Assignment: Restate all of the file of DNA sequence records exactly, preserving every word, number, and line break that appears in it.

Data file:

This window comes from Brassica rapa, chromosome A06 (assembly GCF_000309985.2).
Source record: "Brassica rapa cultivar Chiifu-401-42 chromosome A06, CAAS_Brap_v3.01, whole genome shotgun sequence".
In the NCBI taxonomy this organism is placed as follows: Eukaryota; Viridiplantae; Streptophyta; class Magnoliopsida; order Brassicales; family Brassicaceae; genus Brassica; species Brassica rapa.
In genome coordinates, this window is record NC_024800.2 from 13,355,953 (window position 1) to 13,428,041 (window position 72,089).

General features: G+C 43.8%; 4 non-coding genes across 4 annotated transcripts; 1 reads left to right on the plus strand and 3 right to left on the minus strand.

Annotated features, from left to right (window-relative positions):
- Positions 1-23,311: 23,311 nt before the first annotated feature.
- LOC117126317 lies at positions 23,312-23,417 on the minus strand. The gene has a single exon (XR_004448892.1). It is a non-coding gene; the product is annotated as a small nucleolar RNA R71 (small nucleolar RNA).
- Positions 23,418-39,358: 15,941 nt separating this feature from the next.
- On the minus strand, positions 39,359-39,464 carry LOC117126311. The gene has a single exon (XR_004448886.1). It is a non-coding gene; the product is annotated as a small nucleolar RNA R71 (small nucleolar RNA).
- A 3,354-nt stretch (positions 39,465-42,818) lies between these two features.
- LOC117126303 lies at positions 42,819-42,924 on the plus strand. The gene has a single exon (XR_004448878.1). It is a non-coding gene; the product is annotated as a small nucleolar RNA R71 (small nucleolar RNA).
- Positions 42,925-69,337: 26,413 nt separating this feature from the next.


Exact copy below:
This window comes from Brassica rapa, chromosome A06 (assembly GCF_000309985.2).
Source record: "Brassica rapa cultivar Chiifu-401-42 chromosome A06, CAAS_Brap_v3.01, whole genome shotgun sequence".
In the NCBI taxonomy this organism is placed as follows: Eukaryota; Viridiplantae; Streptophyta; class Magnoliopsida; order Brassicales; family Brassicaceae; genus Brassica; species Brassica rapa.
In genome coordinates, this window is record NC_024800.2 from 13,355,953 (window position 1) to 13,428,041 (window position 72,089).

General features: G+C 43.8%; 4 non-coding genes across 4 annotated transcripts; 1 reads left to right on the plus strand and 3 right to left on the minus strand.

Annotated features, from left to right (window-relative positions):
- Positions 1-23,311: 23,311 nt before the first annotated feature.
- LOC117126317 lies at positions 23,312-23,417 on the minus strand. The gene has a single exon (XR_004448892.1). It is a non-coding gene; the product is annotated as a small nucleolar RNA R71 (small nucleolar RNA).
- Positions 23,418-39,358: 15,941 nt separating this feature from the next.
- On the minus strand, positions 39,359-39,464 carry LOC117126311. The gene has a single exon (XR_004448886.1). It is a non-coding gene; the product is annotated as a small nucleolar RNA R71 (small nucleolar RNA).
- A 3,354-nt stretch (positions 39,465-42,818) lies between these two features.
- LOC117126303 lies at positions 42,819-42,924 on the plus strand. The gene has a single exon (XR_004448878.1). It is a non-coding gene; the product is annotated as a small nucleolar RNA R71 (small nucleolar RNA).
- Positions 42,925-69,337: 26,413 nt separating this feature from the next.